How Much Will It Cost to Fill AA’s Cockpits for Christmas?

November 30, 2017

Getting paid time and a half for flying over Christmas is an adequate incentive if you are an American Airlines executive. But if you are the pilots’ union,  you might consider it coal in the stocking. Like the homeowner who doesn’t know there’s a leaking pipe until the kitchen floor is underwater, the Dallas-based carrier was unaware that a software glitch on its pilot scheduling portal was allowing flight crews to drop or trade December assignments without those flights being picked up by others. Had the program been working correctly, that would have been impossible. Faced with the horrifying prospect of cancelling flights during the… Read More…


NASCAR Crash Points Out Disparity In Aviation Safety Standards

September 17, 2017

It is an odd situation that a man who successfully competed in race car driving, ostensibly a dangerous sport, should die in an airplane crash. On Saturday, NASCAR racing legend Ted Christopher, 59, was killed along with pilot Charles Dundas while flying through Connecticut en route to a race in Long Island, New York. The men were flying in a Mooney M20. A few factors, however, should make this news less than surprising. Over the past few months, Connecticut has been the scene of nine general aviation plane crashes, four of them fatal. The troubling statistics prompted Connecticut’s senator Richard Blumenthal to send a letter… Read More…


Wowch! Tow Truck Lacerates Kenya Airways 737

July 24, 2017

This pathetic looking Kenya Airways Boeing 737 is just eight years old, but my, oh my, what havoc a tow truck can do! The unfortunate run-in between the ground handling equipment and the 737 registration 5Y-KYF happened before midnight on Saturday July 23rd at Nairobi’s Jomo Kenyatta International Airport as the plane was parked at the gate. No one was aboard and the plane was being serviced for its daily 4-hour flight to Johannesburg. There’s no way to consider this good news, but the airline can be thankful for one thing. This happened the only day of the week the flight is conducted on a… Read More…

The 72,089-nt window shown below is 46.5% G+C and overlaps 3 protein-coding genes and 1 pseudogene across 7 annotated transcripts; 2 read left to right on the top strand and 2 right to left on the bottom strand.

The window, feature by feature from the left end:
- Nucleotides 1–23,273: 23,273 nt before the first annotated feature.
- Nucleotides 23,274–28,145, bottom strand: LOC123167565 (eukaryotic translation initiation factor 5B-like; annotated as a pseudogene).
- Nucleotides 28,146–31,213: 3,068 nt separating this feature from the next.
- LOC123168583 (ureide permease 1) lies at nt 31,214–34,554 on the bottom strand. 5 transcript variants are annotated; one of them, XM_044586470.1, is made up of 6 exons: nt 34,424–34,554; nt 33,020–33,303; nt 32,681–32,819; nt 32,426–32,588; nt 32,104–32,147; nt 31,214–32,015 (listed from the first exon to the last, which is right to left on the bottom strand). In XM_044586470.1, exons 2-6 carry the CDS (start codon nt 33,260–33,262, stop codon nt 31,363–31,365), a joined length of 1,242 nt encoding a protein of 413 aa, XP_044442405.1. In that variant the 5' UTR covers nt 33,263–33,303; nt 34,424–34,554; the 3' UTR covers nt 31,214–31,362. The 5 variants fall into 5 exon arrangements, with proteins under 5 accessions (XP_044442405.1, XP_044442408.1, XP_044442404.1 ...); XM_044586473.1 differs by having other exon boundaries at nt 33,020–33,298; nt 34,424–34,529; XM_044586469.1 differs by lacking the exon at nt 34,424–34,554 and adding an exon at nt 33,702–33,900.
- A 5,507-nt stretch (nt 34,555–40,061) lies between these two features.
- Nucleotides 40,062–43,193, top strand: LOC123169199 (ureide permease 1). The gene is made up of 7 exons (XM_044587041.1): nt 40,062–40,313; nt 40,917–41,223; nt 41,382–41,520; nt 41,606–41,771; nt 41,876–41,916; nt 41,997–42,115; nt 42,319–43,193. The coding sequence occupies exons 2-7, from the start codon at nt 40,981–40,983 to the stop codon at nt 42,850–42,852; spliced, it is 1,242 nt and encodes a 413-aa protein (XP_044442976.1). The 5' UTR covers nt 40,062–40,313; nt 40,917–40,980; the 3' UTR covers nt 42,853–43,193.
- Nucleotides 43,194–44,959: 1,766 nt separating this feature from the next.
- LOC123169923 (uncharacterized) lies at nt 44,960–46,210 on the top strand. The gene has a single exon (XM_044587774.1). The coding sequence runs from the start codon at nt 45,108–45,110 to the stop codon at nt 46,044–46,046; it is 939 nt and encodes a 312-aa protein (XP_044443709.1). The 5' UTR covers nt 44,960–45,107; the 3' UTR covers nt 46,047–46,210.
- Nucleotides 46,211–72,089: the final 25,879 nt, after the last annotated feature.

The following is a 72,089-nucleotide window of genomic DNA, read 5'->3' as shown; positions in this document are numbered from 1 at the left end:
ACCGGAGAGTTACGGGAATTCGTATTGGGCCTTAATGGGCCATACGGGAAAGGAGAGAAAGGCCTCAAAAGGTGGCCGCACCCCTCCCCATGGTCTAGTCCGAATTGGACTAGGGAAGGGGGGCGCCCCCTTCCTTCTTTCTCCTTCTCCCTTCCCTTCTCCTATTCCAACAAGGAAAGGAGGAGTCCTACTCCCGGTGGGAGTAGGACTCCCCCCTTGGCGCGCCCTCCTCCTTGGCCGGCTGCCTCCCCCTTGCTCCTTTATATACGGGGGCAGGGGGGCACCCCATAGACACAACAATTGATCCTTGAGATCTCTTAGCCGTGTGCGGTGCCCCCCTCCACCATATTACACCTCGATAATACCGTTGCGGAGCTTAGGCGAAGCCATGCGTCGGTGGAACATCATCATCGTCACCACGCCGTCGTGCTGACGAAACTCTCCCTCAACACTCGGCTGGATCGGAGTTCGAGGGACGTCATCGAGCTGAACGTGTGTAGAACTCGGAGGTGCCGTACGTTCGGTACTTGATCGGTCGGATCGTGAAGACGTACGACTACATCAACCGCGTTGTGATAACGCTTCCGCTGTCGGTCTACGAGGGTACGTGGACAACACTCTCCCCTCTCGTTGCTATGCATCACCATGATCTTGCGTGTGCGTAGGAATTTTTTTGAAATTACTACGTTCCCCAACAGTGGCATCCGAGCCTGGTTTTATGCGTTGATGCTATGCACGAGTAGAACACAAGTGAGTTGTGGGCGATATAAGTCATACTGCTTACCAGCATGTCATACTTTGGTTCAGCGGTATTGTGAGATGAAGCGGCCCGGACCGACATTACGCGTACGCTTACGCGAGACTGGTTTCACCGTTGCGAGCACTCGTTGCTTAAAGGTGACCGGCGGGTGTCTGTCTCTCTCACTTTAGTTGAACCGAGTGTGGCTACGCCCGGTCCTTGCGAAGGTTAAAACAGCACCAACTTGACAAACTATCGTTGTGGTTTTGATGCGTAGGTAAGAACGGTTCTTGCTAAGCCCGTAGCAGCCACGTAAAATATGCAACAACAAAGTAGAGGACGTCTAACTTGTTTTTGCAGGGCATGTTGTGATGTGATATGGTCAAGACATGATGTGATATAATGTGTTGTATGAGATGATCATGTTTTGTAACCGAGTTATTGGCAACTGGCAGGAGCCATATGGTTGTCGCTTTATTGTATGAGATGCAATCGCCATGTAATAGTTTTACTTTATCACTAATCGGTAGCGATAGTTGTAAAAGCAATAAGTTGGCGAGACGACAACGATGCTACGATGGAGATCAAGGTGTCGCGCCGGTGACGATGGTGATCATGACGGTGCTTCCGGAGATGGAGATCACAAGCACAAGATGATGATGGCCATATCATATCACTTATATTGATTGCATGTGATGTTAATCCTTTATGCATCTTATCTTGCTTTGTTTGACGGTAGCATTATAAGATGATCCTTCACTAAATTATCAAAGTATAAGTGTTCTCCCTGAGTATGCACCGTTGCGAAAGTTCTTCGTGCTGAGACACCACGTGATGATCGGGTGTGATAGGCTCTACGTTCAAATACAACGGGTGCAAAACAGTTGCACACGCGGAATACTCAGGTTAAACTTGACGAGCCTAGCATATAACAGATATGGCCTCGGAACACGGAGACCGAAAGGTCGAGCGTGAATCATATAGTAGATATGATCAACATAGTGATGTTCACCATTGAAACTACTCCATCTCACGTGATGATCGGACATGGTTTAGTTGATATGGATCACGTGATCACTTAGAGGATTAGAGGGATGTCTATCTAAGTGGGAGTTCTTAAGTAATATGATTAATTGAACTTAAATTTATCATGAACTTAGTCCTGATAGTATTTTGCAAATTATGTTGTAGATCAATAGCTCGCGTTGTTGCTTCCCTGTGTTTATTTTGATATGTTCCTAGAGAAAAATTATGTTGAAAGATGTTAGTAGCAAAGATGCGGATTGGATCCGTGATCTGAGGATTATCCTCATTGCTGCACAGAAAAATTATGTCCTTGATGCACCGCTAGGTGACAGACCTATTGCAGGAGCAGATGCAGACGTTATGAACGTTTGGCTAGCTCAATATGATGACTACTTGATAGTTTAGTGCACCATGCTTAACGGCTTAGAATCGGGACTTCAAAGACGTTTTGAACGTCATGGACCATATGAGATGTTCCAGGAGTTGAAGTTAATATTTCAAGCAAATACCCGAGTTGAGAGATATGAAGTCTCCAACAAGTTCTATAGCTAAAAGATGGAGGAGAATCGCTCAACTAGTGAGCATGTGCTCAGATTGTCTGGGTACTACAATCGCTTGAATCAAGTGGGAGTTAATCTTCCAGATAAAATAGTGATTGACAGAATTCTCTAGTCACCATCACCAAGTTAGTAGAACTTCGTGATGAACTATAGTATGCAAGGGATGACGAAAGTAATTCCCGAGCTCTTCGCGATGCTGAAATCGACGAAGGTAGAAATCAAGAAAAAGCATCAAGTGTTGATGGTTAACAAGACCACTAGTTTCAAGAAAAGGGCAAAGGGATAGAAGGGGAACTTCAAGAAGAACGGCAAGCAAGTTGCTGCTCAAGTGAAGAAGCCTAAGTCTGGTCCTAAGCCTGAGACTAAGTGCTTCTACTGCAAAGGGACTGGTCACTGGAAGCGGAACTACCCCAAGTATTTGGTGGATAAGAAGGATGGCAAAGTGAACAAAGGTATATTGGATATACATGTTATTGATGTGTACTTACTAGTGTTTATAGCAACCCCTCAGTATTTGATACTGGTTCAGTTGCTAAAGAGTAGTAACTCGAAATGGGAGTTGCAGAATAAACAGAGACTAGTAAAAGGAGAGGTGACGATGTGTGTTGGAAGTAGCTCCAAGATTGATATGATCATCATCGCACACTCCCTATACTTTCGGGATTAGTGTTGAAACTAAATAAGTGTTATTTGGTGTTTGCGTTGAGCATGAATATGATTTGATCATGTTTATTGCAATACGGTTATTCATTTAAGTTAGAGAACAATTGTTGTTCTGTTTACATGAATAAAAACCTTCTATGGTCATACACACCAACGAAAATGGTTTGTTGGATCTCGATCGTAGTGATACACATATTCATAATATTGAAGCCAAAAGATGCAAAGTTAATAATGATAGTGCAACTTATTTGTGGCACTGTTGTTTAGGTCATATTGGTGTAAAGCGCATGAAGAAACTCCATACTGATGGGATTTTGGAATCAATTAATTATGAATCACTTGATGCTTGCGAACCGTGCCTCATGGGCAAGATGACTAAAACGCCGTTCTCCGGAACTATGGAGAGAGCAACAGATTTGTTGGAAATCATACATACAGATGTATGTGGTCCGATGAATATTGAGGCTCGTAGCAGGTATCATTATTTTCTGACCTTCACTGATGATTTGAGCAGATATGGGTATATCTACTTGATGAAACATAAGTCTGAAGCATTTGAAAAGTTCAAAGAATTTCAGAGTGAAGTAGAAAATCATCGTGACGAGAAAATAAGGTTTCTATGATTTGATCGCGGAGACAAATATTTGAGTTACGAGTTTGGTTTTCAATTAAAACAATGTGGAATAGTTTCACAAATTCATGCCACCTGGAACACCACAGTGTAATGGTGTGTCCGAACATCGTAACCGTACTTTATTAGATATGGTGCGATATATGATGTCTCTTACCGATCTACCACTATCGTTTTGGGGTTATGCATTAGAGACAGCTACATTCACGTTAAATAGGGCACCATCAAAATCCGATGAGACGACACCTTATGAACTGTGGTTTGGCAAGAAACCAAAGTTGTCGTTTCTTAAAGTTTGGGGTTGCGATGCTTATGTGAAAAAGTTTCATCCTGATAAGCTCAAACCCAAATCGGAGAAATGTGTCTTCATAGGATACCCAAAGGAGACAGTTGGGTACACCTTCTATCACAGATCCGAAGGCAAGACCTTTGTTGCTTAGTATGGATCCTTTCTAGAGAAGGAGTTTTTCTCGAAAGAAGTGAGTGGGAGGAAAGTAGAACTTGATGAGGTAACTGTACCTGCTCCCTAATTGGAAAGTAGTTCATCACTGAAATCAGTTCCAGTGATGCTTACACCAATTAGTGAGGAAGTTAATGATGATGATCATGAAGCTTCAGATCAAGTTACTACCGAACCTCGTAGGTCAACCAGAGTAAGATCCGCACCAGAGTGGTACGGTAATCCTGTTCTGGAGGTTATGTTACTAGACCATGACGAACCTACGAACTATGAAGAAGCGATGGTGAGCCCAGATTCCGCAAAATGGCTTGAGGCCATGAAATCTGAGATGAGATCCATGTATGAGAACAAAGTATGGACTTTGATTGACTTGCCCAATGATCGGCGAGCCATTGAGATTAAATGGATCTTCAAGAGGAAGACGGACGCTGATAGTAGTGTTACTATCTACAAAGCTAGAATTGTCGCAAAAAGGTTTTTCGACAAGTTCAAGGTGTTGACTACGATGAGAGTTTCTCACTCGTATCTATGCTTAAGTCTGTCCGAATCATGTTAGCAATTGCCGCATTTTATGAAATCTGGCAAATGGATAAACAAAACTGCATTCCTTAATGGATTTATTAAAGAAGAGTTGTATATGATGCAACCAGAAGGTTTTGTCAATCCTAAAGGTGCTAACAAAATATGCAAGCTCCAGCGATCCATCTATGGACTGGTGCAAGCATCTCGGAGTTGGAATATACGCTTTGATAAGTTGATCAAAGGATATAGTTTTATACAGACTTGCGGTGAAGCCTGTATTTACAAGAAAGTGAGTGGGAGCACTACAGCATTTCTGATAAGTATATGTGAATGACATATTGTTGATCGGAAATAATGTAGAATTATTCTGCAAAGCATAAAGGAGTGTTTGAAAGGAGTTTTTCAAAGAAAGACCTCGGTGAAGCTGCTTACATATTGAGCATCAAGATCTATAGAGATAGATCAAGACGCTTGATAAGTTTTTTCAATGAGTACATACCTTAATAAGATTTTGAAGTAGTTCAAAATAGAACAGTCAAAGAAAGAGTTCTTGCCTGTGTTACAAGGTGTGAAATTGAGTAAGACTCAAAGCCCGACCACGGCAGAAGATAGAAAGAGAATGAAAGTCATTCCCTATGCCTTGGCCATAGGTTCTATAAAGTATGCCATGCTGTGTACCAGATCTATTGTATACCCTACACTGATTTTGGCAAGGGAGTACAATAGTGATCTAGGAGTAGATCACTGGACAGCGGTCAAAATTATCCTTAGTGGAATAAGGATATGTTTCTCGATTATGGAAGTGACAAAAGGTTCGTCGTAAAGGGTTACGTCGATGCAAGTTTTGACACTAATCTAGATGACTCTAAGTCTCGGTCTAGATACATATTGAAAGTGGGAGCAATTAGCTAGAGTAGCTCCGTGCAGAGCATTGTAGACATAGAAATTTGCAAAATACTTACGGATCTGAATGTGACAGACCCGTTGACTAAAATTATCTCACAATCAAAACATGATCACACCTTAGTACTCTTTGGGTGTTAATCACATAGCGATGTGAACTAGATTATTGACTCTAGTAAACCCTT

On Ohio’s Aviation Trail Bikers Pedal Through a Century of Flight

July 19, 2017

Ask anyone about the Wright Brothers and for sure, they’ll mention flight and maybe even that before inventing their famous airplane, Orville & Wilber Wright built bikes. Even though they are arguably history’s most famous bike builders it still seems like an aside. But look closely at a Wright Brothers airplane and you’ll see the brothers borrowed chains and sprockets and incorporated the geometric shapes from bike frames to construct and test their flying machine. “We marvel at the airplane while overlooking the bicycle,” Ryan Qualls a National Park Service Ranger told me. At the time, the bike was, “one of the simplest machines with… Read More…


Unhappy With My Dreamliner Coverage, Boeing Claims Conspiracy Theory

July 12, 2017

Its Boeing’s factory, it can do what it wants within its gates, but I have to wonder if its decision to ban me from the property during a Norwegian press event last month isn’t a sign of these Trump times. Many people are the subject of news stories they don’t like. What Trump’s journalist-bashing behavior seems to have taught Boeing is that when they don’t like the coverage all they have to do is slander the journalist. Here’s the backstory. On June 29, Norwegian took delivery of two 737 Max 8’s it has on order. The new 189 seat narrow body will be used to… Read More…